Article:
This year marks the 33rd anniversary of the Americans with Disabilities Act day (ADA) and its significance to many individuals. We support the ADA’s principles and spirit, as well as the way it enhances the lives of millions of people.
Matt’s story exemplifies how the ADA and our Ticket to Work (Ticket) Program can assist recipients in achieving their professional objectives.
Celebrating Americans with Disabilities Act Day
Matt was hesitant to notify prospective employers about his condition as a job seeker who is deaf and requires accommodations. He was concerned that employers would refuse to hire him if they were aware of his impairment.
That’s when Matt became acquainted with our Ticket Program. This program assists adults between the ages of 18 and 64 who are receiving Social Security disability benefits and desire to work in their careers. As members work toward financial independence through jobs, approved service providers provide support and services through this free volunteer program.
Matt discovered how his job might affect his benefits. He also discovered that our Medicare-related employment incentive enables him to pursue a job without having to worry about health care coverage.
If Matt’s disability prevented him from working, he may resume receiving benefits without having to complete a new application by using the expedited reinstatement method.
Matt is now a full-time human resource analyst. He received accommodations for the interview and on the job as a result of the ADA. He also discovered that the Ticket Program assisted him in charting a course to a brighter future.
A Reminder to Americans
Americans with Disabilities Act Day serves as a reminder that, although it may be difficult for younger people to picture a world without the ADA if you were disabled before it was passed, businesses would turn you away and employers might refuse to hire you.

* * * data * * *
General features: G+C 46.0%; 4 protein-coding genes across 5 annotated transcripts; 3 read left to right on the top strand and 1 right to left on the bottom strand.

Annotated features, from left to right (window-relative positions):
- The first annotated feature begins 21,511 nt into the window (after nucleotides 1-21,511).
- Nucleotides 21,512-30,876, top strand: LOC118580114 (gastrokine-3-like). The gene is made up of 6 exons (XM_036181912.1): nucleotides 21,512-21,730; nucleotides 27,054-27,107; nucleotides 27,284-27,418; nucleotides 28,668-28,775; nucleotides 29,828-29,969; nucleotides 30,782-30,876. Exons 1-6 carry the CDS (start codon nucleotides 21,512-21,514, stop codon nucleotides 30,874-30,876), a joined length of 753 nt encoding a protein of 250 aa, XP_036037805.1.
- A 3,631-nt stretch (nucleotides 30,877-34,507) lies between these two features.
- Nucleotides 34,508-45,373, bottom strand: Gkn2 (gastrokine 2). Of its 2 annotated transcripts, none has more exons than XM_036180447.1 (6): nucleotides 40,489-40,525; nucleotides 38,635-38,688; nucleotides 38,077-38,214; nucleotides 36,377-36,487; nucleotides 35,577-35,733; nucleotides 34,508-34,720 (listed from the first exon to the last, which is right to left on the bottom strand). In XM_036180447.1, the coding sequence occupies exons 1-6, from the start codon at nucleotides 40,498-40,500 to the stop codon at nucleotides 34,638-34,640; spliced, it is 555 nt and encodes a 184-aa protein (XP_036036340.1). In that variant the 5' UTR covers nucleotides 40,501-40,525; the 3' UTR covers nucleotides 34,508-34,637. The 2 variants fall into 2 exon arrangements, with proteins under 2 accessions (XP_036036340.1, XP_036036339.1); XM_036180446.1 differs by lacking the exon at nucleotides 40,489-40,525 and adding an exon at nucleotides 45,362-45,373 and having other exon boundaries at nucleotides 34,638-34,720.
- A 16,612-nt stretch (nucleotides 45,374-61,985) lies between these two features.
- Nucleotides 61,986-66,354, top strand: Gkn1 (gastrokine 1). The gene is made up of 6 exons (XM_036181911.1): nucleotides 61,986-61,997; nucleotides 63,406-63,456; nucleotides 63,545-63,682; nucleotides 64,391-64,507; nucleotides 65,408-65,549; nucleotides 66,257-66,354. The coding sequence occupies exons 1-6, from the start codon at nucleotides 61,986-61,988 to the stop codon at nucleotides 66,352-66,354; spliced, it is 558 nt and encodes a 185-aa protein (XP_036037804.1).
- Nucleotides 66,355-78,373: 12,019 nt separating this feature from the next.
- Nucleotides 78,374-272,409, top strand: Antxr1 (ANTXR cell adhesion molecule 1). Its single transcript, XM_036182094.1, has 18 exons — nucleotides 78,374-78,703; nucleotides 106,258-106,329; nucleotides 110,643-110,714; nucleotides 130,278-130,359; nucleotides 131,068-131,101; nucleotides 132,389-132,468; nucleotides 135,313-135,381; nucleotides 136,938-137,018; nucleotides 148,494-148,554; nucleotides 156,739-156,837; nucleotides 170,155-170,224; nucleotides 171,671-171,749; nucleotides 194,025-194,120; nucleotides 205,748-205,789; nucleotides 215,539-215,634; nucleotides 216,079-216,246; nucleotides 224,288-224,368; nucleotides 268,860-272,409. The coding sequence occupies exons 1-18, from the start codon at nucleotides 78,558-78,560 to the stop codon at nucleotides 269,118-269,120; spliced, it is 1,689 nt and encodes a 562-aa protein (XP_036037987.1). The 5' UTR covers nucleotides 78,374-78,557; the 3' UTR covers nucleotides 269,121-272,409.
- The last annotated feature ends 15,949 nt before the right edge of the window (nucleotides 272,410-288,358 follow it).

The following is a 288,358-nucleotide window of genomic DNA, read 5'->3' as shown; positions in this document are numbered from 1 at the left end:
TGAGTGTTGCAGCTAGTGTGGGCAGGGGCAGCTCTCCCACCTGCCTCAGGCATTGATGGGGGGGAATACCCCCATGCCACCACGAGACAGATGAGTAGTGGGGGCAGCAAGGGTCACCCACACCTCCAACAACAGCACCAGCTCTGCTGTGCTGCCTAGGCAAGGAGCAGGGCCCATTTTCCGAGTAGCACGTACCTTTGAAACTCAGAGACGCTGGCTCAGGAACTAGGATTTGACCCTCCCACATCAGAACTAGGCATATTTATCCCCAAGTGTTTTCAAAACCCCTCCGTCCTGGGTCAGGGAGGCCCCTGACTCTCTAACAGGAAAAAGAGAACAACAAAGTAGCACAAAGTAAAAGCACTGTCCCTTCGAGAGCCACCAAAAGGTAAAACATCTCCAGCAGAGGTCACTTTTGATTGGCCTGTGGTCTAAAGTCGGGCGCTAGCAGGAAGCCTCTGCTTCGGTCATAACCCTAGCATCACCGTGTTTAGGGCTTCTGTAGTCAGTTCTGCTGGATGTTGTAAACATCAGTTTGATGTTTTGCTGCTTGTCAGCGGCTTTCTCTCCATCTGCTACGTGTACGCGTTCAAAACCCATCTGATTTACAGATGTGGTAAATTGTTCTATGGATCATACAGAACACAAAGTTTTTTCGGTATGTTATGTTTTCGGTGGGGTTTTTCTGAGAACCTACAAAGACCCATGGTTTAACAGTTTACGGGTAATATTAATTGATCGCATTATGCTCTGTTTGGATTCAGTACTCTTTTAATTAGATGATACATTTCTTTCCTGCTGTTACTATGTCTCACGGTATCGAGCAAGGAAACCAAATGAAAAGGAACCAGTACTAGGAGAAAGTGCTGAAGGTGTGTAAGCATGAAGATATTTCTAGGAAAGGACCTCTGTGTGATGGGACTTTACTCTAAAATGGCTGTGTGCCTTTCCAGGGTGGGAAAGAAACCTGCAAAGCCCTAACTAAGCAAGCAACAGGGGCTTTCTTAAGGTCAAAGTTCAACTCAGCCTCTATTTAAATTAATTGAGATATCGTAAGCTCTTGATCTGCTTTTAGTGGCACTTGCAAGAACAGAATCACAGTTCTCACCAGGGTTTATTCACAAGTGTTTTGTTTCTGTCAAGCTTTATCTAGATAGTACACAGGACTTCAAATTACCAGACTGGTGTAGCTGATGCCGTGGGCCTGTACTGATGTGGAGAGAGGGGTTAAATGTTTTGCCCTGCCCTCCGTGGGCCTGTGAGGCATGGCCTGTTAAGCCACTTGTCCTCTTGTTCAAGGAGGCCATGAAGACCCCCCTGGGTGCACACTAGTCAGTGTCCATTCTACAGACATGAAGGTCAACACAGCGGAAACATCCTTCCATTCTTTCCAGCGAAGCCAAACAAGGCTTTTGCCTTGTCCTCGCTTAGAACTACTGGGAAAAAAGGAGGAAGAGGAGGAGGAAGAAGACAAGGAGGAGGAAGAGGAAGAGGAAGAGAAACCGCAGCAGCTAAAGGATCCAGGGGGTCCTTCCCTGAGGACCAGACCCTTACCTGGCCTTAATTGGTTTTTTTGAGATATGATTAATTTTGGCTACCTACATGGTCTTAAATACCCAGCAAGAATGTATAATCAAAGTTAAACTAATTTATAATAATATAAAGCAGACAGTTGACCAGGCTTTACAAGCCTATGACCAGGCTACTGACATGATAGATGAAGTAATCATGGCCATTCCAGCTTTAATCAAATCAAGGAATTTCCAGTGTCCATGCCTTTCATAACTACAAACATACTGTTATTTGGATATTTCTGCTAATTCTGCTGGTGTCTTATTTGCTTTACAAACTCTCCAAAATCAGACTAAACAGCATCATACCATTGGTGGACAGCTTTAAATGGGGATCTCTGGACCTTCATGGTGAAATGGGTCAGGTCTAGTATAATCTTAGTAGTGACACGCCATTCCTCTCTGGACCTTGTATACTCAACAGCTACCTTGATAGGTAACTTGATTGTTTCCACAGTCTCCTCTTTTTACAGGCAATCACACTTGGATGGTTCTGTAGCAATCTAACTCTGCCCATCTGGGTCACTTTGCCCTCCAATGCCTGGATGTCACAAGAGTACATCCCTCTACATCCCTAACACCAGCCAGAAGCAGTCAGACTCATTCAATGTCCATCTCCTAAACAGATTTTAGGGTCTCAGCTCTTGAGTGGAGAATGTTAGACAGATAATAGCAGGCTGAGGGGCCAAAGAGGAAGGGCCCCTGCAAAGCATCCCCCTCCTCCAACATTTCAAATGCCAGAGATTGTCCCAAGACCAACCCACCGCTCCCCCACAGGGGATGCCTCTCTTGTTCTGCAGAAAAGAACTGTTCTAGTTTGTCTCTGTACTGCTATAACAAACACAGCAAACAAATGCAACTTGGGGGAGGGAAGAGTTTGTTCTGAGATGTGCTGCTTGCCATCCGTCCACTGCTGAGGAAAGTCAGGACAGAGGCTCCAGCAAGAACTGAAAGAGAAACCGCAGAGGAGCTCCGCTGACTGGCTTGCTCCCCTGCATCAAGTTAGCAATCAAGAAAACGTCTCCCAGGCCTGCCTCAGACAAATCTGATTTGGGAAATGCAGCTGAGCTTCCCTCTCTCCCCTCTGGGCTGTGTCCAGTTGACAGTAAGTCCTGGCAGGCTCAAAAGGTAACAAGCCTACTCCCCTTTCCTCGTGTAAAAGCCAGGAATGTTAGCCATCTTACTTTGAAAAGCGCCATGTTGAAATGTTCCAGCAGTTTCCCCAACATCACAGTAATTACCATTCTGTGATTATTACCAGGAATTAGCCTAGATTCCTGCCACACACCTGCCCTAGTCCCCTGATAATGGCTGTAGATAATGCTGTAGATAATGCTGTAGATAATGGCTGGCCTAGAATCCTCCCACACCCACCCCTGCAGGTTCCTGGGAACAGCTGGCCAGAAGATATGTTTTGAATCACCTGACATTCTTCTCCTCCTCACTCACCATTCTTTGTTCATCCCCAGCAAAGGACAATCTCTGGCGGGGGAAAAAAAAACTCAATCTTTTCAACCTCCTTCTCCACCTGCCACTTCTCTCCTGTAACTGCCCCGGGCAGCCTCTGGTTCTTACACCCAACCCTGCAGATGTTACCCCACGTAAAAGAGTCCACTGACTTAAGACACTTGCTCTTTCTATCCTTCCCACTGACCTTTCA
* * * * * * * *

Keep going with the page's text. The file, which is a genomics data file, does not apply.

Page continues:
Public transportation was largely inaccessible. America was just not designed to accommodate all Americans, but courageous activists worked to alter that. That’s why we are enjoying Americans with Disabilities Act Day.
The historic Rehabilitation Act, passed by Congress in 1973, prohibited discrimination by any federally sponsored agency. The ADA was then passed 17 years later by a bipartisan group of legislators, prohibiting discrimination against people with disabilities in most areas of public life, from the workplace and public schools to public transportation and telecommunications.
The Americans with Disabilities Act Day reminds Americans that the ADA has had a significant impact, but there is still much more work to be done. Disabled Americans are still three times less likely to be employed, and when they are, they frequently earn less for doing the same task.
Americans with Disabilities Act Day reminds us of the requirements that apply to many of the circumstances we meet in regular life in order to prevent discrimination against people with disabilities. Employers, state and local governments, public corporations, commercial facilities, transportation providers, and telecommunications firms must all comply with the ADA’s standards.
Americans with Disabilities Act Day reminds us about a person with a disability who is defined as someone who:
- possesses a physical or mental disability that significantly limits one or more major life activities
- has a history or record of such an impairment (for example, cancer in remission), or
- is seen by others to have such an impairment (for example, a person with extensive burn scars).
The celebration of Americans with Disabilities Act Day tells us that people with disabilities have the same opportunities as everyone else to enjoy employment opportunities, purchase goods and services, and participate in state and local government programs.